A Bear’s Sense of Smell

If someone were to ask you, “how does a bear smell,” you could answer in two ways. Bears smell real bad – or so I’m told – or bears smell exceptionally well, as I discuss below.

Big Black Bear

Bears are thought to have the best sense of smell of any animal on earth. For example, the average dog’s sense of smell is 100 times better than a humans. A blood hound’s is 300 times better. A bear’s sense of smell is 7 times better than a blood hound’s or 2,100 times better than a human.

Bears acute sense of smell evolved in order to help them find food, mates, keep track of their cubs and avoid danger, particularly between competing individuals. Except for mother bears, bears are territorial animals that need to range widely to find enough food to sustain themselves. A bear’s sense of smell is so acute that they can detect animal carcases upwind and from a distance of 20 miles away. You should just assume that they can smell the food in your food bag too.

Bears have an incredible sense of smell because the area of their brain that manages the sense of smell, called the olefactory bulb, is at least 5 times larger than the same area in human brains even though a bear’s brain is one third the size.

Bears also have highly developed noses that contain hundred of tiny muscles and let them manipulate them with the same dexterity as people’s fingers. The surface area inside their 9 inch noses also has hundreds of times more surface area and receptors than a human’s.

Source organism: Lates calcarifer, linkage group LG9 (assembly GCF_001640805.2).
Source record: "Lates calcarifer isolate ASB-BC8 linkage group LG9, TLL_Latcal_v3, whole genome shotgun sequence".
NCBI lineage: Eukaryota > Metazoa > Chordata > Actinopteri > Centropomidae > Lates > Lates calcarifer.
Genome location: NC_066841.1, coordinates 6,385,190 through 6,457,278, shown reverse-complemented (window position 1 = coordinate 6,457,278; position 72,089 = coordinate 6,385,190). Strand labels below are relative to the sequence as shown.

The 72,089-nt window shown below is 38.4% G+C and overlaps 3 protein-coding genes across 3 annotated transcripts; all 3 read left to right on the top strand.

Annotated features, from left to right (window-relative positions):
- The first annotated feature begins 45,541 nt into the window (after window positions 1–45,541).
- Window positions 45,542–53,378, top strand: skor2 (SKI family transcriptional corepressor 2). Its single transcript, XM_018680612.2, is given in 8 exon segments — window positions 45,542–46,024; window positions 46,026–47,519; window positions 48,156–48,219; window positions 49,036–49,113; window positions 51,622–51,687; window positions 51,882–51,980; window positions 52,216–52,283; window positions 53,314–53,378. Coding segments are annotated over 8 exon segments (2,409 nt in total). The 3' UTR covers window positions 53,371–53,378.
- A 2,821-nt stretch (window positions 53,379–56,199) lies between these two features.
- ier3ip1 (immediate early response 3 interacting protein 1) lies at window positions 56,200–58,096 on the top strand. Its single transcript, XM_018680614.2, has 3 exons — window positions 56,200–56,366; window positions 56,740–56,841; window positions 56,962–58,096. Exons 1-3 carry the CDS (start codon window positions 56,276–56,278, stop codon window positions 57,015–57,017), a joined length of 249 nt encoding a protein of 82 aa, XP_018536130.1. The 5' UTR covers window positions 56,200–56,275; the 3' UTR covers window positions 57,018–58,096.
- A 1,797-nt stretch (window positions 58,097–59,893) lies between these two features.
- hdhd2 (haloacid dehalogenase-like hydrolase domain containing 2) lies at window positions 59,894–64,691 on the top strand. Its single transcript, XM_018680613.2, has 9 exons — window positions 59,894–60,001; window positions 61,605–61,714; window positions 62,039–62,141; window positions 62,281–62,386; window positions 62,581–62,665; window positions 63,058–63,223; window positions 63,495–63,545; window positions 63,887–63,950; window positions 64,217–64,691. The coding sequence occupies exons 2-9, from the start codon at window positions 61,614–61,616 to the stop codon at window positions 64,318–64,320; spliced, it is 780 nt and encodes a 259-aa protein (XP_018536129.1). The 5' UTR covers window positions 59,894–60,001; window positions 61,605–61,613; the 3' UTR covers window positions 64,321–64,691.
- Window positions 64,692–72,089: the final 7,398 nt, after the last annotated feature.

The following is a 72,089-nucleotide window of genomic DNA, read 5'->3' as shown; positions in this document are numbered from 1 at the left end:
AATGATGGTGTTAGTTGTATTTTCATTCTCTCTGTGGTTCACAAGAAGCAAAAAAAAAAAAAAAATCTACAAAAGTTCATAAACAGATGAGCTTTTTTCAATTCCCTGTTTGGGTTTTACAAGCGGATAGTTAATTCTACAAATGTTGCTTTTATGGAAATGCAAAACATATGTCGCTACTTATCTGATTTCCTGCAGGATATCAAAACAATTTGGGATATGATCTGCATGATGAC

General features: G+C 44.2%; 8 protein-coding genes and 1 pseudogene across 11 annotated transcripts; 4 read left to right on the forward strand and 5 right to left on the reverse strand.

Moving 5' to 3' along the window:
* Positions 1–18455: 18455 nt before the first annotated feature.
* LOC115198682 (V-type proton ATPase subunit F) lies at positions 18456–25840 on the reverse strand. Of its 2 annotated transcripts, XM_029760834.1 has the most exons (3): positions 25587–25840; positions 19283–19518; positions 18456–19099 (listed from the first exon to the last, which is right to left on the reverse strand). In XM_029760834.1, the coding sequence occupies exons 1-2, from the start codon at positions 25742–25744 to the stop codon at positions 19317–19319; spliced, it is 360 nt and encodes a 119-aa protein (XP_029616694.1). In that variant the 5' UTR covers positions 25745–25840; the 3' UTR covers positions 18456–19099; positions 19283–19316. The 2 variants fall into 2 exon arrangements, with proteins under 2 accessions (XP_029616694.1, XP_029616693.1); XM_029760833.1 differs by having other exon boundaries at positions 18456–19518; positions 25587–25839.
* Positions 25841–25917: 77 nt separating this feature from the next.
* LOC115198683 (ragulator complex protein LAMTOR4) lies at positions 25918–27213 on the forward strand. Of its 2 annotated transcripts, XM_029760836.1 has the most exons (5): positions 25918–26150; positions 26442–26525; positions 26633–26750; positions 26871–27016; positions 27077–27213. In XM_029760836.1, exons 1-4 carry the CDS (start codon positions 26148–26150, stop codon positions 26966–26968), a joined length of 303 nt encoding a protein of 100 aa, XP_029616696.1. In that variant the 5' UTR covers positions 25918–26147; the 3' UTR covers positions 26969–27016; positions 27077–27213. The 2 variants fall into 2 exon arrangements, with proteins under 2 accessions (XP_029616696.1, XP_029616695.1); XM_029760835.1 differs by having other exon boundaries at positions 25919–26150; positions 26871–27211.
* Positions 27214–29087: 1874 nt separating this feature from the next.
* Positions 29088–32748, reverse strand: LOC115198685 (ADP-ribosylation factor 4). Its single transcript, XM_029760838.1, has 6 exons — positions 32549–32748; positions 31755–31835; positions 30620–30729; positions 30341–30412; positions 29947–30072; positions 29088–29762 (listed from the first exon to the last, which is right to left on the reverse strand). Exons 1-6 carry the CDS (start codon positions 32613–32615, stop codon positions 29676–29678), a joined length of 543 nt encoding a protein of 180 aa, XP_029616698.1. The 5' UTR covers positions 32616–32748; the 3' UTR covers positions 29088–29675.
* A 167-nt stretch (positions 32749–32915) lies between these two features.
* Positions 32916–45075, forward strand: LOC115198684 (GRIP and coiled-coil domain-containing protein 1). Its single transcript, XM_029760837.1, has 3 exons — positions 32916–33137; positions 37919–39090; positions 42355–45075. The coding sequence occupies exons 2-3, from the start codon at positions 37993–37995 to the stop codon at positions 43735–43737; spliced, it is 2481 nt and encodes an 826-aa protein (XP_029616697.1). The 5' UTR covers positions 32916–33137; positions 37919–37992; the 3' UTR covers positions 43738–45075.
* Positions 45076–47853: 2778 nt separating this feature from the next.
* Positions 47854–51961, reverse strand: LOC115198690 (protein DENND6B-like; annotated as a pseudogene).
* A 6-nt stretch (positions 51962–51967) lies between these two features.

So the next time you make camp in bear country, make sure you hang a bear bag or store your food in a bear-resistant bag or cannister at least 100 yards away from your shelter. You should also seriously consider lining your food bag with an OPSACK 100% odor-proof plastic bag. These plastic bags are 17,000 times more odor-proof than normal ziploc bags and can significantly reduce the chance of a human bear encounter.

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18 Responses to A Bear’s Sense of Smell

  1. Hot Springs Guy August 17, 2008 at 12:27 pm #

    Awesome post! I've been experiencing an unfounded fear of black bears in the northwest in my travels this year. People are terrified of the black bears, so much, that they make decisions that actually antagonize the situation. I'm hoping to put a post up about just that in the coming months. Keep up the great work!

    One of the reasons I like backpacking so much is that you typically don't encounter 'trash' bears or other animals in wilderness – these unfortunate creatures usually hangout at the popular campgrounds and easy/popular hikes.

  2. Earlylite August 17, 2008 at 2:36 pm #